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STEM Connections
Science, technology, engineering and math in K-12
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Rescooped by Bonnie Bracey Sutton from Geography Education!

Half the World Lives on 1% of Its Land, Mapped

Half the World Lives on 1% of Its Land, Mapped | STEM Connections |

"Data viz extraordinaire Max Galka created this map using NASA’s gridded population data, which counts the global population within each nine-square-mile patch of Earth, instead of within each each district, state, or country border. Out of the 28 million total cells, the ones with a population over 8,000 are colored in yellow."


Tags: population, density, mapping, visualization.

Via Seth Dixon
Brian Weekley's curator insight, July 27, 10:47 AM
Great simple map of world population.  Scroll down and look at the U.S.  It reflects the global trend.  This also has political implications, as evidenced by voting patterns in the 2012 presidential election.  Elections are dependent upon votes, which come from people, which are primarily clustered in cities.  Election campaigns would use this data to plan their schedules as to where to focus their campaigning efforts.  For the folks in Wyoming, they rarely see candidates other than during the primaries.  And these world populationclusters have been relatively consistent historically, particularly in south and east Asia.  Northern India has serious carrying capacity challenges. Notice the clusters along the Nile- evidence of arable land.
Francisco Restivo's curator insight, August 8, 5:49 PM
Fantastic visualization!
David W. Deeds's curator insight, August 8, 5:55 PM

Geeky-cool stuff! Thanks to Jim Lerman.

Rescooped by Bonnie Bracey Sutton from Geography Education!

How Suburban Are Big American Cities?

How Suburban Are Big American Cities? | STEM Connections |

"What, exactly, is a city? Technically, cities are legal designations that, under state laws, have specific public powers and functions. But many of the largest American cities — especially in the South and West — don’t feel like cities, at least not in the high-rise-and-subways, 'Sesame Street' sense. Large swaths of many big cities are residential neighborhoods of single-family homes, as car-dependent as any suburb.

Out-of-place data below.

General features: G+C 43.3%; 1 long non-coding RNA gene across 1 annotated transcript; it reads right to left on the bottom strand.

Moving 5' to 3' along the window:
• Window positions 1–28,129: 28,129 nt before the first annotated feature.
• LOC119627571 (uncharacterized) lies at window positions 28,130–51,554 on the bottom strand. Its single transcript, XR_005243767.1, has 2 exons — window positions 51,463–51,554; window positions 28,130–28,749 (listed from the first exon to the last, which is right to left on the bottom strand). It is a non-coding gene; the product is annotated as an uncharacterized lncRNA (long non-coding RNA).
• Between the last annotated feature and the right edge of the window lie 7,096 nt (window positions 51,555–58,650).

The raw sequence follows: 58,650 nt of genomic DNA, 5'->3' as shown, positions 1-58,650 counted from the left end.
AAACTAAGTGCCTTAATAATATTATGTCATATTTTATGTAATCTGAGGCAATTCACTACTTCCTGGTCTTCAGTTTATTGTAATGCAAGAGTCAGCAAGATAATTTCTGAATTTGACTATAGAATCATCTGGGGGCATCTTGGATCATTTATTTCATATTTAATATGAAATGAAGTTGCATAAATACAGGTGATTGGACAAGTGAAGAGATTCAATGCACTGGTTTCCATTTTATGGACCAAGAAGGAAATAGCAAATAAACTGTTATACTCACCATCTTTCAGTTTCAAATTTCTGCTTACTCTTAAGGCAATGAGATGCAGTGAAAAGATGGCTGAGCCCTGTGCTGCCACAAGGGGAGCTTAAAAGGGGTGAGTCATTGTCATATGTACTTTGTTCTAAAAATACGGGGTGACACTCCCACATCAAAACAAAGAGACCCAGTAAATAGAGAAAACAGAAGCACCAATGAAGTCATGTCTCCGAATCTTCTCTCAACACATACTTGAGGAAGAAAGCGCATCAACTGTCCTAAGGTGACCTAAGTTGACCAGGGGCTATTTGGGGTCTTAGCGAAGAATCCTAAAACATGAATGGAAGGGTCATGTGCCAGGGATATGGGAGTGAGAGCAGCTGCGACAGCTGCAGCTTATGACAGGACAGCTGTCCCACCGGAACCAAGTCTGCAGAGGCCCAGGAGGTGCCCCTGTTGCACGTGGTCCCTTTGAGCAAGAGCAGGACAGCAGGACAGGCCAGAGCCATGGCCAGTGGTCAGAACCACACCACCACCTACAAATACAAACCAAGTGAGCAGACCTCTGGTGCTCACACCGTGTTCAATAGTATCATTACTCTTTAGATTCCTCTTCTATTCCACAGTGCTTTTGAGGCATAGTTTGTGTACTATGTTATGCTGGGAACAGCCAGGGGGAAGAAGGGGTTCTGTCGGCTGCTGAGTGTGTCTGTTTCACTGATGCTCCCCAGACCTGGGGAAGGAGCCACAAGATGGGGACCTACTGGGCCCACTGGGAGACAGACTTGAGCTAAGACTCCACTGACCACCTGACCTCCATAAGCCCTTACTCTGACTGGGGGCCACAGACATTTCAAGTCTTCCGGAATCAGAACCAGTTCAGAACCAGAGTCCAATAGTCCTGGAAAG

Cities like Austin and Fort Worth in Texas and Charlotte, North Carolina, are big and growing quickly, but largely suburban. According to Census Bureau data released Thursday, the population of the country’s biggest cities (the 34 with at least 500,000 residents) grew 0.99 percent in 2014 — versus 0.88 percent for all metropolitan areas and 0.75 percent for the U.S. overall. But city growth isn’t the same as urban growth. Three cities of the largest 10 are more suburban than urban, based on our analysis of how people describe the neighborhoods where they live."


Tags: urban, suburbs, housing, sprawl, planning, density.

Via Seth Dixon
Sammie Bryant's curator insight, May 27, 2015 12:07 AM

This article accurately depicts the difference between a normal city 50 years ago and a city today, as well as the continuing spread of suburbanization. For example, Austin, the capital of texas, a hustling, bustling always busy area, is predominantly suburban. As cities and countries continue to advance and develop and its citizens become more successful and family oriented, suburban homes for families will become more needed than something smaller, like condos or studio apartments. As the needs of the cities change, the structure of the city changes as well. This applies to our final unit of APHUG: Cities and Urban Land Use.

MsPerry's curator insight, May 27, 2015 9:29 AM


Courtney Barrowman's curator insight, May 27, 2015 10:43 AM

unit 7

Rescooped by Bonnie Bracey Sutton from Geography Education!

Canada is a huge country. Most of it is unfit for human habitation.

Canada is a huge country. Most of it is unfit for human habitation. | STEM Connections |

"The area below the red line includes most of Nova Scotia, in Canada's east, but most of the population comes from the area a little farther west, in a sliver of Quebec and a densely populated stretch of Ontario near the Great Lakes."

Via Seth Dixon
Seth Dixon's curator insight, May 5, 5:15 PM

Admitted, the web Mercator projection of this map distorts the far northern territories of Canada, but still it hammers home some fascinating truths about Canada's population distribution.  Land-wise, Canada one of the world's biggest countries, but population-wise, most of it is quite barren.  What geographic factors explain the population concentration and distribution in Canada?  


TagsCanada, map, North America, population, density.

Ivan Ius's curator insight, June 4, 10:27 AM
This article highlights the geographic concept of Spatial Significance
Lorraine Chaffer's curator insight, June 4, 5:13 PM

Factors influencing settlement patterns - concentrations of population 

Rescooped by Bonnie Bracey Sutton from Geography Education!

Changing Earth

Changing Earth | STEM Connections |
Over the years, ISS astronauts have had a rare opportunity to witness climate change on Earth from space.

Via Seth Dixon
Sally Egan's curator insight, March 30, 2014 7:29 PM

A great illustation of the changes to the environment as a result of increasing technology and population. Plays for 1minute 30.

Sally Egan's curator insight, March 30, 2014 7:34 PM

A short but fascinating illustration of the rapid changes to areas of teh Earth, observed by astronauts since 2000. Plays for 1 minute 30.  

BI Media Specialists's curator insight, April 4, 2014 7:46 AM
This is a great resource for some of our science classes. It is an interesting presentation of the changes that we are making over time.